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noun (formerly, in Canada)
a cabin built as living quarters for a gang of lumbermen
an open fireplace in such a cabin
Word Origin
C19: from Canadian French, from French cambuse hut, store, from Dutch kambuis
Collins English Dictionary - Complete & Unabridged 2012 Digital Edition
© William Collins Sons & Co. Ltd. 1979, 1986 © HarperCollins
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Examples from the Web for camboose
Historical Examples
  • A portion of her wood had been left in her, it will be remembered, as well as her camboose.

    The Sea Lions James Fenimore Cooper
  • Much of that brought from home had been fairly used in the camboose, and in the stove originally set up in the hut.

    The Sea Lions James Fenimore Cooper
  • Much of his beloved craft had already disappeared in the camboose, and more was likely to follow.

    The Sea Lions James Fenimore Cooper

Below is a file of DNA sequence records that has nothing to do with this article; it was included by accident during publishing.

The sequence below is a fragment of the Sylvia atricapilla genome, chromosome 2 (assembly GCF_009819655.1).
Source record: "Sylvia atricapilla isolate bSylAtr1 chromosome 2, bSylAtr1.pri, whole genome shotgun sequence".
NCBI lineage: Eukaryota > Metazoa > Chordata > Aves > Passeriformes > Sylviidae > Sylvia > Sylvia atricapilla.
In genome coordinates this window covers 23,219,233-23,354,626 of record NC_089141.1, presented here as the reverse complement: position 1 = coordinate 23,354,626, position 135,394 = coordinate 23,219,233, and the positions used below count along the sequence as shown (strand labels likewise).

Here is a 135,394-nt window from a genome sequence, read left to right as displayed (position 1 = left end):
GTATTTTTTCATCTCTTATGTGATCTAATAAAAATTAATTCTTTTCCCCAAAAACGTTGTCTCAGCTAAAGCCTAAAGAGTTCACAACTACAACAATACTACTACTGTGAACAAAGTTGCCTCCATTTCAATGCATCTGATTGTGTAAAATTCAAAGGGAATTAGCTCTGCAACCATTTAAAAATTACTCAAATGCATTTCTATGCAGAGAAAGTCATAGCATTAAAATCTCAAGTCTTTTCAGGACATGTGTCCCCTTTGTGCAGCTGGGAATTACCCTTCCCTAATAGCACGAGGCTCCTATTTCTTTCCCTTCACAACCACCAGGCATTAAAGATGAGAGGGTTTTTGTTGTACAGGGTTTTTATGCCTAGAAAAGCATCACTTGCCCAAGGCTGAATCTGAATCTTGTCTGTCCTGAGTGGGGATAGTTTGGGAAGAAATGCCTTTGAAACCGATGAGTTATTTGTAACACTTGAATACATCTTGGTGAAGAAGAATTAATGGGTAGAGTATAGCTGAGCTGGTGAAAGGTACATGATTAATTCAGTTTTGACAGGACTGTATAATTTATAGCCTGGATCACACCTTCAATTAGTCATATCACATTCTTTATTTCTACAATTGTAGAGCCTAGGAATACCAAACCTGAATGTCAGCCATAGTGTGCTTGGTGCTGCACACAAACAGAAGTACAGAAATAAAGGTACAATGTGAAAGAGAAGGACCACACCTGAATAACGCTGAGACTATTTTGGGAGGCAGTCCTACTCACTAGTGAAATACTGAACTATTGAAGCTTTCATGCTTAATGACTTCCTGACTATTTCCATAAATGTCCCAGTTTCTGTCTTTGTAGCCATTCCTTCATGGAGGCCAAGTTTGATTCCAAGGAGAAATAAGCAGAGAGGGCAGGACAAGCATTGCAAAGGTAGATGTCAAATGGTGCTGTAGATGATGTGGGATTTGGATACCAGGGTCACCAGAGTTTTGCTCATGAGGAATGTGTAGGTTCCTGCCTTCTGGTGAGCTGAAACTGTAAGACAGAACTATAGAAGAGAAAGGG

• When he awoke, he found a bright light blazing in the hut, and heard some one moving about the camboose.

    The Sea Lions James Fenimore Cooper
  • The excessive cold made us feel severely the want of a camboose, or fire place in the boat.

  • A camboose for our fire was made, by sawing a cask in two, and filling it with gravel, and secured by lashing it to the mast.

  • When these duties were performed, a bustle was seen about the camboose, or large cooking stove, in which the meals were prepared.

    Jack in the Forecastle John Sherburne Sleeper

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